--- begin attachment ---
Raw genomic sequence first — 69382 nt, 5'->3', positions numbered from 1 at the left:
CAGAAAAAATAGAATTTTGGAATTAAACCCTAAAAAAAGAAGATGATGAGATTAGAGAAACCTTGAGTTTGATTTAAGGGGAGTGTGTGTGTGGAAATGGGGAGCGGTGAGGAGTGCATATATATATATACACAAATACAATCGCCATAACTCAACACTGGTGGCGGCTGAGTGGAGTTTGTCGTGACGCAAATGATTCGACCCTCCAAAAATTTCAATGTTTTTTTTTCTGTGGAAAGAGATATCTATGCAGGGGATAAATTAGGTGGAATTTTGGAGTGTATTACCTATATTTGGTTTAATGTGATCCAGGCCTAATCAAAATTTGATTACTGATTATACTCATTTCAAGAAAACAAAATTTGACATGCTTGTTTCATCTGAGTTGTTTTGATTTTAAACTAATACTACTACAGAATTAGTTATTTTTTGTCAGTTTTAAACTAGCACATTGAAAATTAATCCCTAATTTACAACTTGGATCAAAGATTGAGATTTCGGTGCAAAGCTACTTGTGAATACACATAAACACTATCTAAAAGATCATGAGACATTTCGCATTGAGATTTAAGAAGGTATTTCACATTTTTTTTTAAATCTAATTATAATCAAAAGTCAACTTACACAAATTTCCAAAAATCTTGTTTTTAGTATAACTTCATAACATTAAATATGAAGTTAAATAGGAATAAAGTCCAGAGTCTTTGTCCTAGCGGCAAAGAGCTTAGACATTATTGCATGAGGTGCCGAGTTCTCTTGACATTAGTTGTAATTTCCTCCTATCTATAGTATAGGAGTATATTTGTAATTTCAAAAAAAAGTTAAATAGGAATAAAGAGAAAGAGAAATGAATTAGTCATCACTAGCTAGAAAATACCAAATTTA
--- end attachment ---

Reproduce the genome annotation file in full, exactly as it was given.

Raw genomic sequence first — 69382 nt, 5'->3', positions numbered from 1 at the left:
CAGAAAAAATAGAATTTTGGAATTAAACCCTAAAAAAAGAAGATGATGAGATTAGAGAAACCTTGAGTTTGATTTAAGGGGAGTGTGTGTGTGGAAATGGGGAGCGGTGAGGAGTGCATATATATATATACACAAATACAATCGCCATAACTCAACACTGGTGGCGGCTGAGTGGAGTTTGTCGTGACGCAAATGATTCGACCCTCCAAAAATTTCAATGTTTTTTTTTCTGTGGAAAGAGATATCTATGCAGGGGATAAATTAGGTGGAATTTTGGAGTGTATTACCTATATTTGGTTTAATGTGATCCAGGCCTAATCAAAATTTGATTACTGATTATACTCATTTCAAGAAAACAAAATTTGACATGCTTGTTTCATCTGAGTTGTTTTGATTTTAAACTAATACTACTACAGAATTAGTTATTTTTTGTCAGTTTTAAACTAGCACATTGAAAATTAATCCCTAATTTACAACTTGGATCAAAGATTGAGATTTCGGTGCAAAGCTACTTGTGAATACACATAAACACTATCTAAAAGATCATGAGACATTTCGCATTGAGATTTAAGAAGGTATTTCACATTTTTTTTTAAATCTAATTATAATCAAAAGTCAACTTACACAAATTTCCAAAAATCTTGTTTTTAGTATAACTTCATAACATTAAATATGAAGTTAAATAGGAATAAAGTCCAGAGTCTTTGTCCTAGCGGCAAAGAGCTTAGACATTATTGCATGAGGTGCCGAGTTCTCTTGACATTAGTTGTAATTTCCTCCTATCTATAGTATAGGAGTATATTTGTAATTTCAAAAAAAAGTTAAATAGGAATAAAGAGAAAGAGAAATGAATTAGTCATCACTAGCTAGAAAATACCAAATTTA